• Books and reading,  Children's & Young Adult Books

    Fun with words: ‘Poo! And Other Words that Make Me Laugh’ by Felice Arena & Tom Jellett

    It is a truth universally acknowledged… that children of a certain age love so-called ‘toilet humour’: jokes, books and almost anything else to do with bodily functions involving the toilet and loud noises. Poo! And Other Words That Make Me Laugh incorporates plenty of these words that are irresistibly funny to youngsters, but (and here I say, thank goodness) offers up plenty of other words that are somehow innately humorous to chuckle over.

    This genre of children’s book is not my favourite but I do acknowledge that young readers love to giggle over the absurdities of life, and there are plenty of words in the English language that when said aloud, do sound ridiculous, so this is a good book for adults to share with children. Words such as brouhaha, bumfuzzle, caboodle, collywobbles, persnickety, and scuttlebutt all get a look-in.

    There is a glossary in the back so children can learn the meaning of the words, once they have stopped their giggles, that is.

    Once you step past the toilet humour, this could be a good introduction to some of the more amusing words in English, and for younger readers to enjoy the shapes and sounds of words. The illustrations by Tom Jellett are simple with bold primary colours and there is a playfulness in the book design, too.

    Poo! And Other Words That Make Me Laugh will be published by HarperCollins Children’s Books in January 2021.
    My thanks to the publishers for a review copy.

  • Books and reading,  Children's & Young Adult Books

    For budding speculative /sci-fi fans: ‘Future Friend’ by David Baddiel

    Future Friend, a chapter book for middle grade readers, will be a sure-fire spark to ignite interest in stories that, like the best sci-fi and speculative fiction, asks readers to consider ‘What if…?’

    Pip is a girl from the year 3020, who accidentally enters a time-travel portal and lands in the home of Rahul, a thousand and one years earlier, in the year 2019.

    Once over their shock, the two marvel at the amazing differences between their world, while trying to figure out how to get Pip back to her own time. Pip’s future world certainly has some very cool technology – sentient robots, gravity defying boots, MindLink, animals and birds that can talk. (If you grew up in the 1960’s or thereabouts, you might remember the mix of amazement and envy at the futuristic world of the early Star Trek series or even cartoons like The Jetsons.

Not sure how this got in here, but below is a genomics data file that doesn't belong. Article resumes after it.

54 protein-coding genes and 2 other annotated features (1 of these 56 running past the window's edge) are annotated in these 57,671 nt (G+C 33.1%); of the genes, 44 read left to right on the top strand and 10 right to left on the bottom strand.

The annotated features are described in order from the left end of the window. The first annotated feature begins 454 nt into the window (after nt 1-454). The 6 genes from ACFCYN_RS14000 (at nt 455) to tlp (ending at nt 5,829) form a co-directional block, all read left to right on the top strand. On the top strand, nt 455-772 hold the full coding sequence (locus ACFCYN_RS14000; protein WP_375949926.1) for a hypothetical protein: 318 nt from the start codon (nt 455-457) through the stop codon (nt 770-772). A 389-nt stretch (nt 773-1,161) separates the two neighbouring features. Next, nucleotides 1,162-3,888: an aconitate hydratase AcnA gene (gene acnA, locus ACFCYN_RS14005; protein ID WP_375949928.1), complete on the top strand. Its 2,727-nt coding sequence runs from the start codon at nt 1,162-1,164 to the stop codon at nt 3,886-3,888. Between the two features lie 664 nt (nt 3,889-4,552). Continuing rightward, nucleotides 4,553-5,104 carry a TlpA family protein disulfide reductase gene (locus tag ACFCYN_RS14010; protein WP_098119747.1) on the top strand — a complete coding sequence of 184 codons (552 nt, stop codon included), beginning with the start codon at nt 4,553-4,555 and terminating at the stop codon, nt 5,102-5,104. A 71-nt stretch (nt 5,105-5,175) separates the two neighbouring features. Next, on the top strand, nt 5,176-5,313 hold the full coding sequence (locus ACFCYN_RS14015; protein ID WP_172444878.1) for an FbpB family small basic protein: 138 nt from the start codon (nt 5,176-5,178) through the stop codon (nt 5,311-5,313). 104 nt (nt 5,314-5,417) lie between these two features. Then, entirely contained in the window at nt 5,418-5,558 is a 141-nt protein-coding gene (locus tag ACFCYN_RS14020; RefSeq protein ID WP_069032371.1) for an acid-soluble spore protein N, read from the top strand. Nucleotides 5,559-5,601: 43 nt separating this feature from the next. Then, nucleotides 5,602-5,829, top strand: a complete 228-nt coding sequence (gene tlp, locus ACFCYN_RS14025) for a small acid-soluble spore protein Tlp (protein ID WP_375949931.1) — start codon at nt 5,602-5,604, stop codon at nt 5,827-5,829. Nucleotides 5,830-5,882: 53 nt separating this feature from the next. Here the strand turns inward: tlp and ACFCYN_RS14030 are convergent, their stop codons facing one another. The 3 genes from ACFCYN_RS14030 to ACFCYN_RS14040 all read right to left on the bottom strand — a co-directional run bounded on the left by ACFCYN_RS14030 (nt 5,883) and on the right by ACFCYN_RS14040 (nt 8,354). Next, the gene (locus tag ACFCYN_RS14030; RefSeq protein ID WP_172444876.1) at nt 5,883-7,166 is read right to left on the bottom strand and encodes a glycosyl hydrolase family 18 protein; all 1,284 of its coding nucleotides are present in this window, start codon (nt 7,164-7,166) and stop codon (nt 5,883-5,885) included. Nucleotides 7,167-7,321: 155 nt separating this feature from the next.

But the world of 3020 has its definite downsides and Pip wishes that she could be like Rahul and play outside, go to school with other children, and eat real (not lab-created) food. These are all impossible for her because of Earth’s extreme temperatures, rampant viruses and frequent floods.

    There is a gentle, and timely, dig at conspiracy theorists and people who refuse to listen to science and instead choose to believe whatever disinformation they are fed by others.

    Future Friend deals with some big themes, with an emphasis on friendship, humour and working together to take care of the future planet. It’s a perfect way for youngsters to embark on some enjoyable and accessible sci-fi reading.

    Future Friend is published by HarperCollins Children’s Books on 18 November 2020.
    My thanks to the publishers for a review copy.

  • Books and reading,  Children's & Young Adult Books,  Uncategorized

    Flight of nonsensical fancy: ‘Code Name Bananas’ by David Walliams

    David Walliams, best-selling UK based children’s author, has written another action packed story for readers seven years and older. Full of nonsensical moments and humour, Code Name Bananas takes place during World War II, at the height of The Blitz.

    Eric is an 11 year old orphan who is teased by other kids at school because of his sticky-out ears and glasses. Eric’s favourite place in the world is the London Zoo, where his Great Uncle Sid works, and Eric’s favourite animal there is Gertrude the gorilla. Gertrude and Eric share a special connection, so when he learns that Gertrude is no longer safe at the zoo, Eric and Uncle Sid hatch a wild plan to rescue her.

    The adventure leads them to uncover a Nazi plot and they must do everything they can to escape the clutches of elderly spies, twin sisters Helene and Bertha Braun, and raise the alarm. In between, they float over the River Thames under a barrage balloon, evade capture by London police, survive a Luftwaffe bombing attack, disguise Gertrude as a bride, and are imprisoned in a German U-boat.

    The main characters are endearing; I especially liked that Eric is a kind boy, and his Uncle Sid equally so – his tiny house stuffed with injured animals he has ‘adopted’ from the Zoo is testament to that.

    Amongst all the mayhem, younger readers will be gently introduced to some of the features of the war that impacted the most on Britain – the bombing raids, loss and destruction that could strike at any time, the uncertainty of life during wartime. Of course, Code Name Bananas is first and foremost an action packed and fun read and youngsters will be sure to welcome it.

    Code Name Bananas was published by HarperCollins Children’s Books in November 2020.
    My thanks to the publishers for a review copy.